Redmond Hunt Blog
Start Hunting with Kids: When and How to Take a Child Hunting
August 30, 2023
Do you want to take kids hunting, but not sure when or how to start? Here are three ways to prepare a child for hunting and lessons they can learn.
As the cooler weather sets in, much-anticipated fall hunts begin. It’s the season for brisk mornings, crunchy leaves, gearing up, and finally wrangling in that big buck—and maybe a kid or two.
Do you have plans to take a kid hunting this fall? There's a special kind of magic, and responsibility, in initiating a wide-eyed newcomer to the wonder of the hunt. Plus many valuable teaching moments—and now is the time to prepare for them.
But how exactly should you go about it? And how do you know if hunting is something a child will even like? Finding out starts long before their first hunt. Here are three ways to prepare a child to hunt and three valuable life lessons they can learn from it.
3 Ways to Prepare Kids for Hunting
Meet Gene Price, a seasoned hunter, long-time Redmond team member, and proud grandpa to an enthusiastic, camo-clad nine-year-old. Gene manages his own farm and whitetail deer herd in the heart of Ohio, with grandson Carson as his sidekick and right-hand man.
Carson is a dead aim with a crossbow and has already used it to snag an impressive tally of deer. He’s been hunting with his grandpa since he was five and is one of those boys that naturally took to it.
“He just gets it,” Gene affirmed.
But not all children take to hunting—or want to. So how do you know when or if your child is interested in the sport? Here are three things to do before your little’s first hunt to find out if they’re a hunter candidate. We call them the three P’s: prepare, participate, and practice.
1. Prepare Children Mentally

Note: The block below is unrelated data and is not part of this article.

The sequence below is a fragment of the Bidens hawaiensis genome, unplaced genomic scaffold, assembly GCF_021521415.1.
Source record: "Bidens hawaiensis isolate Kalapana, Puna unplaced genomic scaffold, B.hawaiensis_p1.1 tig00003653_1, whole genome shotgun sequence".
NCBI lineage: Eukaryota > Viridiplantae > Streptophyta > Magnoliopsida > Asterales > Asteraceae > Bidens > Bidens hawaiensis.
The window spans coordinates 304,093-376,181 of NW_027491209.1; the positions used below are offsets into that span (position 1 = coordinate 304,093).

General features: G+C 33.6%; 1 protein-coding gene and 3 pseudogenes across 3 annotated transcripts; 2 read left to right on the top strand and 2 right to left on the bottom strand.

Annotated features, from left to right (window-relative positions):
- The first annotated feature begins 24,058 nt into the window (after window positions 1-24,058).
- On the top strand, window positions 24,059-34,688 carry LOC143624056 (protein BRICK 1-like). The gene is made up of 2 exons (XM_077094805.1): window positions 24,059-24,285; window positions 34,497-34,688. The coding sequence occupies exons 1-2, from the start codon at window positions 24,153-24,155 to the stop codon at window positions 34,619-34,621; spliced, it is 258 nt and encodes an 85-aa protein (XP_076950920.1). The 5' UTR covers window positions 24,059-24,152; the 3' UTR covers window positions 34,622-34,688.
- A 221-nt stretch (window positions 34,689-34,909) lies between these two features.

Preparation is essential to helping a child understand and enjoy a new hunting experience—and a critical aspect of that is mental preparation.
“You can’t just take a kid from playing in the backyard to expecting them to sit quiet in a blind or watch an animal get shot,” Gene said. “There’s a lot of preparation that needs to happen before that.”
Let's cover two important parts of preparation that will help you know when and how to introduce children to the activity.
What Age is Appropriate for Hunting?
The age when a child or youth can legally carry a gun and shoot a big-game animal differs depending on where you live. Some states have no age limit. Others range from 10 to 16 years old and may include requirements about hunting as an apprentice or with a mentor. Many states also require a hunter safety course. Find out here what hunting age requirements your state has.
As with most things in life, knowing the right time to take your unique child on his or her first hunt is an individual decision. However, for many families the hunting tradition doesn't have a specific start date. It's simply ingrained in the family culture and passed down from generation to generation as part of everyday life.
So, even if your child isn't carrying or shooting, the overall hunting experience can be enjoyed at nearly any age! Consider introducing youth to fun hunting-related activities to start your own traditions. They're a great way to teach kids about safety, give meaningful education in the field, and help them gain valuable experience and appreciation for the outdoors.